Funeral Professionals Peer Support Meeting on Facing the Unfamiliar
WHEELING, IL—Every option every time—is that even possible?
One of the greatest challenges of funeral service is that, as the work evolves, new options are added without retiring anything else. A new service doesn’t replace a tradition: now you must be knowledgeable about both options. It is understandable that requiring this level of expertise from the contemporary funeral professional often leads to them feeling overwhelmed and stressed.
On April 18, 2023, Ashley Johnson facilitates the Funeral Professionals Peer Support Meeting to cover one service option that may be unfamiliar to many: death doulas. What are they, what do they mean for your workload, and how can you partner to provide better service to your families? Ashley will share her insights, answer your questions, and help alleviate some of the concerns around the unknown.
Death doulas may seem like a new or progressive idea, but they are as old as death itself. Mental, spiritual, physical, and emotional support have often been a fundamental part of the transition to death, and this is a common focus of death doulas. So where does a funeral professional fit? As a licensed funeral professional, death doula, and grief counselor, Ashley Johnson knows that these roles may seem different, but together they can provide greater support to their communities than ever before.
“My death care career was inspired by growing up in a low socio-economic neighborhood that lacked advocacy on how to deal with end-of-life practices. My interest in funeral service started as a child. I would read the Sunday obituaries instead of the comics,” Ashley explains. “I was motivated to become an end-of-life doula when my childhood friend was diagnosed with stage 4 colon cancer at the age of 27. I was doing the task of an end-of-life doula for her without knowing it. Once she transitioned, I saw fit to provide others in need of education, service, and companionship and continue this journey. Everyone deserves ‘good death’ and families need proper closure.”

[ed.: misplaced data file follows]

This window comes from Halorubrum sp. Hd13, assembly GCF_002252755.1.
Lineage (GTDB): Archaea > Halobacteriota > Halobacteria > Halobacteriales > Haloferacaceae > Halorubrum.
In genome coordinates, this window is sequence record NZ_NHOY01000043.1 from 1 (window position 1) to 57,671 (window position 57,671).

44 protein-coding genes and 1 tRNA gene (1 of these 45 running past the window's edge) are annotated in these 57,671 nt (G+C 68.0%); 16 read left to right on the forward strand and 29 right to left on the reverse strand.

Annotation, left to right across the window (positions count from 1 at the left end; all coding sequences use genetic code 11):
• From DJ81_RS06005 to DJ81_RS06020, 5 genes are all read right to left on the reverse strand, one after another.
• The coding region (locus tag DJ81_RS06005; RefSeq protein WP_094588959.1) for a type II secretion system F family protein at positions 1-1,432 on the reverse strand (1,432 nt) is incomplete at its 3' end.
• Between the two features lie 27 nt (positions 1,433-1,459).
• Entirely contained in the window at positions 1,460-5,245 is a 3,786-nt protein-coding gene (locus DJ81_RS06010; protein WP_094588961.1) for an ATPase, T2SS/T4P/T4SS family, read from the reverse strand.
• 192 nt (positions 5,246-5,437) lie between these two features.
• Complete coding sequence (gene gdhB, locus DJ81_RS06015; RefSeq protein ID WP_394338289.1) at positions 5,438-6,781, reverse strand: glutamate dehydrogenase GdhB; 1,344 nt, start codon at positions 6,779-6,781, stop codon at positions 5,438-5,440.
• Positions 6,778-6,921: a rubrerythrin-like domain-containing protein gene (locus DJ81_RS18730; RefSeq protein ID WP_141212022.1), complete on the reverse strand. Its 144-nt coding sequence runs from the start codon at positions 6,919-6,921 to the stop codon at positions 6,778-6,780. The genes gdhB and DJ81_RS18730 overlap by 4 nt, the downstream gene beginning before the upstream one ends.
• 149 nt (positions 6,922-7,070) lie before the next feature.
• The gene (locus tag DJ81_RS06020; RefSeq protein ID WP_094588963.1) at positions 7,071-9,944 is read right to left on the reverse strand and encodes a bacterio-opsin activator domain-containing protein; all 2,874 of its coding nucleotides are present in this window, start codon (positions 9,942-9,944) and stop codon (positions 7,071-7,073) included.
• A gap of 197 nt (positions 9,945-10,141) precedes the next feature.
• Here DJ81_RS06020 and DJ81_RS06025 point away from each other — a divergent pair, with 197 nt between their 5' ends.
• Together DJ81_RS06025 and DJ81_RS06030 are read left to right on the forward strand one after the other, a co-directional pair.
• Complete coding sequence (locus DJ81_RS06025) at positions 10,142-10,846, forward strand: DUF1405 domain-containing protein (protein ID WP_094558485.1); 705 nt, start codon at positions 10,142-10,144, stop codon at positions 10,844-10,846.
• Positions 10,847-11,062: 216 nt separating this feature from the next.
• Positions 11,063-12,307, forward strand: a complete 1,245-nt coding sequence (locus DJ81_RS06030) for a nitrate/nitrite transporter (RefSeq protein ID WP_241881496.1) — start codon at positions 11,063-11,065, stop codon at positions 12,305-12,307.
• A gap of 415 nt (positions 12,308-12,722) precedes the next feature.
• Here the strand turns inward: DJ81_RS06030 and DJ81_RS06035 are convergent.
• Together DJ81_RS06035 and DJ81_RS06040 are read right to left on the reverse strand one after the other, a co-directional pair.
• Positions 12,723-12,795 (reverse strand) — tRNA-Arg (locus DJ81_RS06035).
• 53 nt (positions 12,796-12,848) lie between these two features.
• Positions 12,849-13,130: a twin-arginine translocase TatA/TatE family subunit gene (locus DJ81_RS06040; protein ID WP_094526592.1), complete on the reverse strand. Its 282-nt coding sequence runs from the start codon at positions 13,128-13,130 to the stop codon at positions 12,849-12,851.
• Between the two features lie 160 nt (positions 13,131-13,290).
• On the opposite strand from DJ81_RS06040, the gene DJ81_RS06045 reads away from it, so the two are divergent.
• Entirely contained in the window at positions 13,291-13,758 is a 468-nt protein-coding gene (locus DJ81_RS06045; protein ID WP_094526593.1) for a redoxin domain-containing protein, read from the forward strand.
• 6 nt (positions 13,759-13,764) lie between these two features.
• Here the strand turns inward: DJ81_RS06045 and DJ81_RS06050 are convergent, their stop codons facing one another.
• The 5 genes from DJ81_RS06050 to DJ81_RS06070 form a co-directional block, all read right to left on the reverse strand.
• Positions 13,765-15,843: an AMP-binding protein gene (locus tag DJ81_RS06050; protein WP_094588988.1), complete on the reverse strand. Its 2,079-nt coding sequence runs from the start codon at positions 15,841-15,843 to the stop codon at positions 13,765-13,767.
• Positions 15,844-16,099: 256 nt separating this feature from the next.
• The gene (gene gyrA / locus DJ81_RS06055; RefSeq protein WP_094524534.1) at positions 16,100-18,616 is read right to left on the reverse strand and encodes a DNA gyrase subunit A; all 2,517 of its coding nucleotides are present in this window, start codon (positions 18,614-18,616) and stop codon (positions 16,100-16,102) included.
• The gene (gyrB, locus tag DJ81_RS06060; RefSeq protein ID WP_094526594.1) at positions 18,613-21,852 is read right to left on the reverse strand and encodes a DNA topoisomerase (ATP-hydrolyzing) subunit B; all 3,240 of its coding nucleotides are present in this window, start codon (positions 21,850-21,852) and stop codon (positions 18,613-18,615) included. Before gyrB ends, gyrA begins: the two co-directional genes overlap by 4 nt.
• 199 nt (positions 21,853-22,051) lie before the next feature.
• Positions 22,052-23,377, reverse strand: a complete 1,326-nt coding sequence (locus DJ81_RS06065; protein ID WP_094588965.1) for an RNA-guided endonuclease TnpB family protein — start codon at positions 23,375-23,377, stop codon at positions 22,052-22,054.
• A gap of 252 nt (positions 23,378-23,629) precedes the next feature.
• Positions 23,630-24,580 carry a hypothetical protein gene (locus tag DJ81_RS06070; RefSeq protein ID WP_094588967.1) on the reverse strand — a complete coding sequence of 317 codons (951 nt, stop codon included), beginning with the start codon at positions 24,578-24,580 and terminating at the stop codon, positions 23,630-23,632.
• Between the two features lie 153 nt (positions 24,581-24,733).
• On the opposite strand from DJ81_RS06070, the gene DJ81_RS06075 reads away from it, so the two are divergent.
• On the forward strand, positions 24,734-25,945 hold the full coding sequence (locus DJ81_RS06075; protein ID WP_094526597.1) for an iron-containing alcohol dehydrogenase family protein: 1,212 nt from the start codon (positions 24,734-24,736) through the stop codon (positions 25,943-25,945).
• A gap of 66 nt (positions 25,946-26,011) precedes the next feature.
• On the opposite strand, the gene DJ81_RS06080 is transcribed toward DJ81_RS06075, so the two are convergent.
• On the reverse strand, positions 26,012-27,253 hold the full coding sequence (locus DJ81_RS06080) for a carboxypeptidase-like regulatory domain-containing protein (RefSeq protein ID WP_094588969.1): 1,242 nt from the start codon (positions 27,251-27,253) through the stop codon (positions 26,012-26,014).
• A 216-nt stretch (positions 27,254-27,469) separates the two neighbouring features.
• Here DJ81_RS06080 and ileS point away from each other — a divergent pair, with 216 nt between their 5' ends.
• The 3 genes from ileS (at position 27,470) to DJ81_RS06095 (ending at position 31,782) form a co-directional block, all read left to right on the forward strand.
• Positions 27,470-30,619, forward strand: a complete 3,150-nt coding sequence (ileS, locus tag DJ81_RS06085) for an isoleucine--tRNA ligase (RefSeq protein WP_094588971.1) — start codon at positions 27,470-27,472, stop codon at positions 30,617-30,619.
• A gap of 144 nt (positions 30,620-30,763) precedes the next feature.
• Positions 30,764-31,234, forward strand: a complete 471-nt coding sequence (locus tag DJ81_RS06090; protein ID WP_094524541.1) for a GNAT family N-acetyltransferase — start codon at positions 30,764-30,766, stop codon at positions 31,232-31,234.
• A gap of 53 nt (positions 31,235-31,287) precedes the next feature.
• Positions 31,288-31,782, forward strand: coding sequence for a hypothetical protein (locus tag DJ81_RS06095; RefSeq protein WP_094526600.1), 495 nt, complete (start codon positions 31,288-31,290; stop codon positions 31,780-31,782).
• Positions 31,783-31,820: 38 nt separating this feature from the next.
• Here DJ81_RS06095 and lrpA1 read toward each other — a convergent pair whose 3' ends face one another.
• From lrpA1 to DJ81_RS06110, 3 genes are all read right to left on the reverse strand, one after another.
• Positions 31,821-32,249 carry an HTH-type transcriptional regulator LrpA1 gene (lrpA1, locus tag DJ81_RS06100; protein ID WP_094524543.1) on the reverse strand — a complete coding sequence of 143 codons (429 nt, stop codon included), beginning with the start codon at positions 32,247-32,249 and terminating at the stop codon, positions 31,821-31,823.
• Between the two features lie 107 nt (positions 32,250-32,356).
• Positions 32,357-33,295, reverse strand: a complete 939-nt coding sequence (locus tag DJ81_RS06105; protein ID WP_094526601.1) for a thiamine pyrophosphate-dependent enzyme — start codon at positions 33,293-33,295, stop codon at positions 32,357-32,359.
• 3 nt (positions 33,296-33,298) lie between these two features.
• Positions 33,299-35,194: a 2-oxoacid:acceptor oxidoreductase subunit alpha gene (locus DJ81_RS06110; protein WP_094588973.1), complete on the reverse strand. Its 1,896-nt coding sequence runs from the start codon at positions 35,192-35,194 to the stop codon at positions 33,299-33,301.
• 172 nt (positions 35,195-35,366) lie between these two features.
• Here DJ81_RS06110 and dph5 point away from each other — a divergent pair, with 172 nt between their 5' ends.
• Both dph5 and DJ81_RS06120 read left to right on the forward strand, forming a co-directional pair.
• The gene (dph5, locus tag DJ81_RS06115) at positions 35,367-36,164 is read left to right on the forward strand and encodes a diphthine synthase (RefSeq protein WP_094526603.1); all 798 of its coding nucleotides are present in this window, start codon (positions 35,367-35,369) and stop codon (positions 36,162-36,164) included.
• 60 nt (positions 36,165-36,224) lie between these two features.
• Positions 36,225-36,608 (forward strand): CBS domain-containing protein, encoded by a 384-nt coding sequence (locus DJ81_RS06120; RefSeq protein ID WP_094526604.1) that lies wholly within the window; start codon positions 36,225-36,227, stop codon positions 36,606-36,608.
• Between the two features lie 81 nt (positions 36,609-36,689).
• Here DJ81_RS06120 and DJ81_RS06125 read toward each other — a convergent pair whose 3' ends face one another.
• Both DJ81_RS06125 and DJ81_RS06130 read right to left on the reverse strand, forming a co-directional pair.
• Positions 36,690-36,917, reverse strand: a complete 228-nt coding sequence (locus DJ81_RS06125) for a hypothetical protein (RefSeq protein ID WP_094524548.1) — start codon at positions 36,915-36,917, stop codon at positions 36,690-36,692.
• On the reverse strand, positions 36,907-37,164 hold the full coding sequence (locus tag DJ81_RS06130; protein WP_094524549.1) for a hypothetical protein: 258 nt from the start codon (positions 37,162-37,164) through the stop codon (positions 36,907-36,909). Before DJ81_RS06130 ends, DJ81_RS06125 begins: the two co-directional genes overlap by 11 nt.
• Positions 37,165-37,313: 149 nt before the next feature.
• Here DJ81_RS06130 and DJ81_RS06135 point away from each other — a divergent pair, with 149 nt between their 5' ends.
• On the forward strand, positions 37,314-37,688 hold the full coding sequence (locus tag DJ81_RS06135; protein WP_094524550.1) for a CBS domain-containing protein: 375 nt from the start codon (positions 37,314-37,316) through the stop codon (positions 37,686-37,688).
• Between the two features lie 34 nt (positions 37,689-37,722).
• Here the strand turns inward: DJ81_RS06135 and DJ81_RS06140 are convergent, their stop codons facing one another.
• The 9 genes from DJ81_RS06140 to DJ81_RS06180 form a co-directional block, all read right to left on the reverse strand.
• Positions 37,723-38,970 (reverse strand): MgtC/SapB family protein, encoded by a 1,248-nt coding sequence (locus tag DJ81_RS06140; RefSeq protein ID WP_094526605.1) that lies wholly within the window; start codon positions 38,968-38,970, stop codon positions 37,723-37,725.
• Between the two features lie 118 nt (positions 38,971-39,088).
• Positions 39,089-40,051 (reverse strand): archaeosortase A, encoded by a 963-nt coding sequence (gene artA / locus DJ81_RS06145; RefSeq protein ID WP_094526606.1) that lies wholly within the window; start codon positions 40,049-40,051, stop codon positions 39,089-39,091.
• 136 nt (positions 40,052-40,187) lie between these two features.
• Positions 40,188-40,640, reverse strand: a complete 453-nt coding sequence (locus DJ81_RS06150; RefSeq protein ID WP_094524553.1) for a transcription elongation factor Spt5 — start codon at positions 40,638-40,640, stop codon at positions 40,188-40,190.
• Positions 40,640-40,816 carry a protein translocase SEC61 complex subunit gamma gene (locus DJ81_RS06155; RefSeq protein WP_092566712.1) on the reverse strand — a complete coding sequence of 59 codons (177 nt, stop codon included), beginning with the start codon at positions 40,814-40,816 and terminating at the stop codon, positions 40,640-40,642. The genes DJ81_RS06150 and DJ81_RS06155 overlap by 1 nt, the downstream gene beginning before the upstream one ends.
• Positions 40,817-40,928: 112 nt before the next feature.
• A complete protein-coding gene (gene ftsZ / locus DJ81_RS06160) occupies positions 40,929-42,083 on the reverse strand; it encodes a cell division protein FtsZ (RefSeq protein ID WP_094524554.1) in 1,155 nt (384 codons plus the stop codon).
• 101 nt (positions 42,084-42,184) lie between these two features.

Join Ashley Johnson for a meeting of funeral professionals’ peer support to explore unfamiliar areas and find common ground. Whether or not you have a particular pressing issue to discuss, the meetings are a valuable place to offer support to your colleagues, too. If you work for a funeral home, cemetery, or crematory serving the public or supporting those who do—connect with us on Tuesday, April 18, 2023 at 8pm ET / 7pm CT / 5pm PT via Zoom link at goCANA.org/peersupport. Students, apprentices, and interns are welcome.
About Funeral Professional Peer Support
Funeral Professional Peer Support Group is committed to providing support, healing, education and knowledge to funeral professionals. They promote wholeness and wellness by uniting funeral sector professionals through a Canada-wide network of regional organizations offering support, information and resources within their community.
Founded in 1913, the Cremation Association of North America (CANA) is an international organization of over 3,500 members, composed of funeral homes, cemeteries, crematories, industry suppliers, and consultants. CANA members believe that cremation is preparation for memorialization.